Written By Andrea Rivera
Author Bio: One of those damn millennials trying to survive as a creative. Sufferer of chronic existentialism. Likes spicy food. - Twitter: @andreyeaah
My university has this famous battle cry usually shouted during competitions and sporting events. Aside from being the go-to Twitter bio of many proud and spirited freshmen, it also serves as a reminder of what is to be expected of the student body. It goes like this:
Matatapang, matatalino (Brave and intelligent)
Walang takot kahit kanino (Without fear of absolutely anyone)
Unibersidad ng Pilipinas! (University of the Philippines!)
As an institution notorious for its tough admission process, the “intelligent” part is justifiable. It’s the “brave” part that’s a little problematic. Although it has produced brilliant minds who courageously defied boundaries and oppressive regimes, the university was also home to a lot of cowards. Some of them live ordinary lives, but many of them benefit from the protection of privilege and power. Sometimes, these cowards are the ones responsible for those oppressive regimes.
Of course, one can’t generalize from a mere pep rally chant. Despite the stereotype, I’ve known a lot of people who are gentle and would rather stay in the sidelines. I guess that’s what really bothers me about this whole expectation of brashness: the university was also home to people like me.
I never really considered myself a brave person. Growing up, I was wrapped in the paralyzing fear of being judged and humiliated for all my deep-seated insecurities. I’ve always thought that I was too slow, too fat, too ugly, and too lame. I barely spoke a word, letting others take me for granted as I hate myself for not being assertive enough. Although I outgrew some of my issues and obtained a little more self-worth, I can still feel the vestiges of my past self seeping through the cracks. I still avoid confrontations and would much rather retreat to the space provided by social media for catharsis. New places still give me anxiety. I cower in fear of public speaking. I can’t even ride certain theme park attractions, dive from a cliff without a vest, or kill large flying cockroaches. In my eyes, I am still a coward.
Just last year, I started going to therapy. I’ve been treated for depression and generalized anxiety, two things that have been with me for so long that they’ve become inseparable from my personality. Two paralyzing things I try to fend off with antidepressants and going out with friends. Am I weak and cowardly because I’m ill or am I ill because I’m weak and cowardly? The lines are blurry and I don’t know where I stand. Sometimes I question if I really needed the meds and therapy. I tell myself, some people have gone through worse. Some have brains more messed up than yours. Other people can go on with their lives without breaking down every five minutes, so why the hell can’t you?
My mother told me I was brave for starting therapy in the first place. My friend called me brave for confronting a guy I had feelings for. My coworker called me brave for walking home at 3 AM on a road infamous for robbers and people who can do worse. A family friend called me brave for staying at home alone for three days just after my great-grandmother passed away in it. I’ve been told that going through every day battling all the crippling thoughts is a brave thing, but I don’t feel very brave. There are still countless things that I just can’t face. However, now that I’m forcing myself to take more risks than before, I’m starting to think that maybe there’s more to being brave than not being scared.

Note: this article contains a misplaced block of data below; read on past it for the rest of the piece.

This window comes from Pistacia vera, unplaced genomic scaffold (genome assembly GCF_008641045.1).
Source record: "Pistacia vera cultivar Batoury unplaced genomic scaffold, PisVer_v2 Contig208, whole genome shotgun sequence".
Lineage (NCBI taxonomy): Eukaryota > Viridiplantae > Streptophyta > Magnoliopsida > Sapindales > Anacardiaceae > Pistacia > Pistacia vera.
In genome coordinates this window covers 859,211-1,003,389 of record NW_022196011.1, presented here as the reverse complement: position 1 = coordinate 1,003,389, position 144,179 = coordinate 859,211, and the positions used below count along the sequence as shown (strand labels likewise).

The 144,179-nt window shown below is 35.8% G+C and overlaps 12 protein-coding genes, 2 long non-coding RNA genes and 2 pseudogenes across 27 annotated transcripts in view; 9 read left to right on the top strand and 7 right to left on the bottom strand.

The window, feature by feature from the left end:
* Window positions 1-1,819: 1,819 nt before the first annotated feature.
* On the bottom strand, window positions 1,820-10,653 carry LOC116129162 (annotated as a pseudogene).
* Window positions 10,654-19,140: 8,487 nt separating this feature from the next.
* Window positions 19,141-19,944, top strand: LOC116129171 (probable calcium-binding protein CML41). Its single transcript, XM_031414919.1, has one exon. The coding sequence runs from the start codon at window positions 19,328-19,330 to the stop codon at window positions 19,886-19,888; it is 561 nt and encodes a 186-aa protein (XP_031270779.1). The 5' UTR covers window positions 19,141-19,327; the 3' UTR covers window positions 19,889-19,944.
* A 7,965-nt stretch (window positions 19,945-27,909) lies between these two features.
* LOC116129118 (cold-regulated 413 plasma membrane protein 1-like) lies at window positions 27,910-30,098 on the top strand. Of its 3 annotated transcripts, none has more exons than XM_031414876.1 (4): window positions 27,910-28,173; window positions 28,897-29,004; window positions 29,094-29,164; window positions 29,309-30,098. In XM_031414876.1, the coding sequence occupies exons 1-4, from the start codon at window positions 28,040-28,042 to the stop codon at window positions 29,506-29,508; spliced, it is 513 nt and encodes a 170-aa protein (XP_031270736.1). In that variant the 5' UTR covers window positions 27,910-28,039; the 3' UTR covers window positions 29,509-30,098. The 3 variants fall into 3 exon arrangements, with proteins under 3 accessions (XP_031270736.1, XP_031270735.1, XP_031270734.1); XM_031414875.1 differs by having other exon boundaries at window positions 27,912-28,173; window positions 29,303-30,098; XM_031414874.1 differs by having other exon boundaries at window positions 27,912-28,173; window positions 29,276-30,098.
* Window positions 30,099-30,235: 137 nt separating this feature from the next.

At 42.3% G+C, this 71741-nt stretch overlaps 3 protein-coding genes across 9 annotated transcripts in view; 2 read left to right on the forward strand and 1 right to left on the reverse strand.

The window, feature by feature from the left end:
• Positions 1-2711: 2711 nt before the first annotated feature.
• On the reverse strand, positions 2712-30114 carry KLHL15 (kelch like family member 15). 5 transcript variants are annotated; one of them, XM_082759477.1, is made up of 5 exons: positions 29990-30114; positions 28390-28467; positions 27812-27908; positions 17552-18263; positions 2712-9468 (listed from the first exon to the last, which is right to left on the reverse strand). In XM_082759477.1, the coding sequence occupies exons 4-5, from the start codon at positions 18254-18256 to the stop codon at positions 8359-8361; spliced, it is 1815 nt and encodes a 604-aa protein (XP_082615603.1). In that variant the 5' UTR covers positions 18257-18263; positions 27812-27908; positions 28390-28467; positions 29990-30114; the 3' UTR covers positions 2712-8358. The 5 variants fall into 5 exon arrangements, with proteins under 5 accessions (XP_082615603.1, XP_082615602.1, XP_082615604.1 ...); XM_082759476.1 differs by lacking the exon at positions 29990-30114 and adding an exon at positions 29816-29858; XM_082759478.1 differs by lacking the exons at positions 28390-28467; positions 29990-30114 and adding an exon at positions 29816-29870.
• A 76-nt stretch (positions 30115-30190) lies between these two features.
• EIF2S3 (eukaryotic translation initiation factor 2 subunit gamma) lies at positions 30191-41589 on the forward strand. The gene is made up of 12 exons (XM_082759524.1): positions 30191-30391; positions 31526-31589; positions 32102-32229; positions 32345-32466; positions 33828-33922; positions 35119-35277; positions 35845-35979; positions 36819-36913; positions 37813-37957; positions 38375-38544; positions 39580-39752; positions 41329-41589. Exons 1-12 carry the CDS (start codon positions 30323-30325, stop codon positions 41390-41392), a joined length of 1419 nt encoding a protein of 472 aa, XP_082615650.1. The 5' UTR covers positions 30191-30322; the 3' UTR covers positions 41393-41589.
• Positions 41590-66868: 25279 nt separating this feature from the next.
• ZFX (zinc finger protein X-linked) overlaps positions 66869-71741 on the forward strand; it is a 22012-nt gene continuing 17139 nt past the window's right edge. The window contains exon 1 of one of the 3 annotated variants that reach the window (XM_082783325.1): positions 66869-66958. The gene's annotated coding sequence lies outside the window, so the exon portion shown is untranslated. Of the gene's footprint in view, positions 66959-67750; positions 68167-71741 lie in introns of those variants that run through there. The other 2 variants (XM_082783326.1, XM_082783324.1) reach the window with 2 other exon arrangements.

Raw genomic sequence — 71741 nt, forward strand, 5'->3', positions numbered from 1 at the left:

We all have different ideas on how to be brave, especially as a woman. Some people think it’s roughhousing and defying gender expectations. Some think it’s dominating the boardroom in a patriarchal system. Some say it’s publicly proclaiming defiance despite being faced with legions of supporters. Some women speak out against the violation of their bodies. Some take a bullet in a war zone just to get to school. Others lie low, quietly fighting for their right to live.
In the end, there’s no single indicator on how to be brave. If you look at all the people considered “brave” by the general public, they all have one thing in common: they fight back. Even if they’re scared, even if they’re uncomfortable, even if the odds are against them. Fear doesn’t necessarily translate into cowardice, and one doesn’t have to be loud and aggressive to be called brave. Sometimes gestures as small as saying “no” or acts as simple as waking up can be considered brave. The cowardly thing to do, I guess, is to run away without putting up a fight.
When I was a kid, I wasn’t afraid of the dark. I was afraid of many insects and rats, but fazed by dark corridors I was not. My life has been full of dark corridors recently. Whenever I feel nervous about something, I look back to that girl who walked around the house even with the lights out. That was the girl who once blacked out during an impromptu speech, but that was also the girl who remained calm in the dark even if she was inches away from an armed thief who broke into her house.
I try to remind myself that she and I are the same. Sometimes, I feel her slipping away every time I am faced with disagreeable people and rejection letters. But every time I decide to keep going, it’s like I’m telling her that she isn’t as cowardly as she thinks. I’ve been too hard on her all these years, and this time I have to make it up to her. I have to let her know that she’s brave for being her. I have to let her know that she’s brave for simply trying to live.